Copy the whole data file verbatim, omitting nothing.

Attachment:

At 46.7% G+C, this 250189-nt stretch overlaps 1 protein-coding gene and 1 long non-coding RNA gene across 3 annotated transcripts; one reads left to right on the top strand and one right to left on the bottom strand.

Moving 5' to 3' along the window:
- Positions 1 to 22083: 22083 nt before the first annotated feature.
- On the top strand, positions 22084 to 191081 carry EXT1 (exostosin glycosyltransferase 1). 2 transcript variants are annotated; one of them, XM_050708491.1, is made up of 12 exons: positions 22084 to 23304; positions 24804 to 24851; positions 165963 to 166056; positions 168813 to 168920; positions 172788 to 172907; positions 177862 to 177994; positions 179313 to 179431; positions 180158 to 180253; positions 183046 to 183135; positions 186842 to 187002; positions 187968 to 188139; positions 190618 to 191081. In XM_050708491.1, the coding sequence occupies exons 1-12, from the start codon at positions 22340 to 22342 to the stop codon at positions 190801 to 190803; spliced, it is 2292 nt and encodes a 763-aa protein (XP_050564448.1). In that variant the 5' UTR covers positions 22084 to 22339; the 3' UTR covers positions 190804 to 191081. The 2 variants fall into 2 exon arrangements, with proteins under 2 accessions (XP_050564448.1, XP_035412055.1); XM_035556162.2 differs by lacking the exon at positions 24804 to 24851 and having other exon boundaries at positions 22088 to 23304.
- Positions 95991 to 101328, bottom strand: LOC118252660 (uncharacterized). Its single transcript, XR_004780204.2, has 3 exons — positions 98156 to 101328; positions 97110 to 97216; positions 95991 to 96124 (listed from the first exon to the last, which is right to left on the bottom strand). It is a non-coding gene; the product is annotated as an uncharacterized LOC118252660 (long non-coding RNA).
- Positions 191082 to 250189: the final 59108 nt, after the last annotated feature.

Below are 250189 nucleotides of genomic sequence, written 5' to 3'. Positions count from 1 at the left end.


At 46.7% G+C, this 250189-nt stretch overlaps 1 protein-coding gene and 1 long non-coding RNA gene across 3 annotated transcripts; one reads left to right on the top strand and one right to left on the bottom strand.

Moving 5' to 3' along the window:
- Positions 1 to 22083: 22083 nt before the first annotated feature.
- On the top strand, positions 22084 to 191081 carry EXT1 (exostosin glycosyltransferase 1). 2 transcript variants are annotated; one of them, XM_050708491.1, is made up of 12 exons: positions 22084 to 23304; positions 24804 to 24851; positions 165963 to 166056; positions 168813 to 168920; positions 172788 to 172907; positions 177862 to 177994; positions 179313 to 179431; positions 180158 to 180253; positions 183046 to 183135; positions 186842 to 187002; positions 187968 to 188139; positions 190618 to 191081. In XM_050708491.1, the coding sequence occupies exons 1-12, from the start codon at positions 22340 to 22342 to the stop codon at positions 190801 to 190803; spliced, it is 2292 nt and encodes a 763-aa protein (XP_050564448.1). In that variant the 5' UTR covers positions 22084 to 22339; the 3' UTR covers positions 190804 to 191081. The 2 variants fall into 2 exon arrangements, with proteins under 2 accessions (XP_050564448.1, XP_035412055.1); XM_035556162.2 differs by lacking the exon at positions 24804 to 24851 and having other exon boundaries at positions 22088 to 23304.
- Positions 95991 to 101328, bottom strand: LOC118252660 (uncharacterized). Its single transcript, XR_004780204.2, has 3 exons — positions 98156 to 101328; positions 97110 to 97216; positions 95991 to 96124 (listed from the first exon to the last, which is right to left on the bottom strand). It is a non-coding gene; the product is annotated as an uncharacterized LOC118252660 (long non-coding RNA).
- Positions 191082 to 250189: the final 59108 nt, after the last annotated feature.

Below are 250189 nucleotides of genomic sequence, written 5' to 3'. Positions count from 1 at the left end.